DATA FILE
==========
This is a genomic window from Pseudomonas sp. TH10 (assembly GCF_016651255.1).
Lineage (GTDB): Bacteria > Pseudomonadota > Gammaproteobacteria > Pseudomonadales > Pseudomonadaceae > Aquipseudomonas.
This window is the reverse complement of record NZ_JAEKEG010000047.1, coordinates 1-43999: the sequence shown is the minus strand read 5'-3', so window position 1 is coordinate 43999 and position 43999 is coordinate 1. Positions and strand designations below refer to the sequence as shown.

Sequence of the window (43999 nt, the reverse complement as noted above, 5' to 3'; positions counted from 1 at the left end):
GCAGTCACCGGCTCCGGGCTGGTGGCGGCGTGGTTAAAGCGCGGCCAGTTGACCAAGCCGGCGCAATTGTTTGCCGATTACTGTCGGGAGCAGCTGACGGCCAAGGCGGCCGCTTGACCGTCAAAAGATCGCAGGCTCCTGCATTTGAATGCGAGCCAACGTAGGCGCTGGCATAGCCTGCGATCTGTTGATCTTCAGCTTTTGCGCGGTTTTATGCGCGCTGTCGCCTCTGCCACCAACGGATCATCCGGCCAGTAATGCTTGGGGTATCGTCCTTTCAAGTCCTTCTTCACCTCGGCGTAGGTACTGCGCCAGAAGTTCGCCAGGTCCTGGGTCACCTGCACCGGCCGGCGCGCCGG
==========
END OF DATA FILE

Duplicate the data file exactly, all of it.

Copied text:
This is a genomic window from Pseudomonas sp. TH10 (assembly GCF_016651255.1).
Lineage (GTDB): Bacteria > Pseudomonadota > Gammaproteobacteria > Pseudomonadales > Pseudomonadaceae > Aquipseudomonas.
This window is the reverse complement of record NZ_JAEKEG010000047.1, coordinates 1-43999: the sequence shown is the minus strand read 5'-3', so window position 1 is coordinate 43999 and position 43999 is coordinate 1. Positions and strand designations below refer to the sequence as shown.

Sequence of the window (43999 nt, the reverse complement as noted above, 5' to 3'; positions counted from 1 at the left end):
GCAGTCACCGGCTCCGGGCTGGTGGCGGCGTGGTTAAAGCGCGGCCAGTTGACCAAGCCGGCGCAATTGTTTGCCGATTACTGTCGGGAGCAGCTGACGGCCAAGGCGGCCGCTTGACCGTCAAAAGATCGCAGGCTCCTGCATTTGAATGCGAGCCAACGTAGGCGCTGGCATAGCCTGCGATCTGTTGATCTTCAGCTTTTGCGCGGTTTTATGCGCGCTGTCGCCTCTGCCACCAACGGATCATCCGGCCAGTAATGCTTGGGGTATCGTCCTTTCAAGTCCTTCTTCACCTCGGCGTAGGTACTGCGCCAGAAGTTCGCCAGGTCCTGGGTCACCTGCACCGGCCGGCGCGCCGG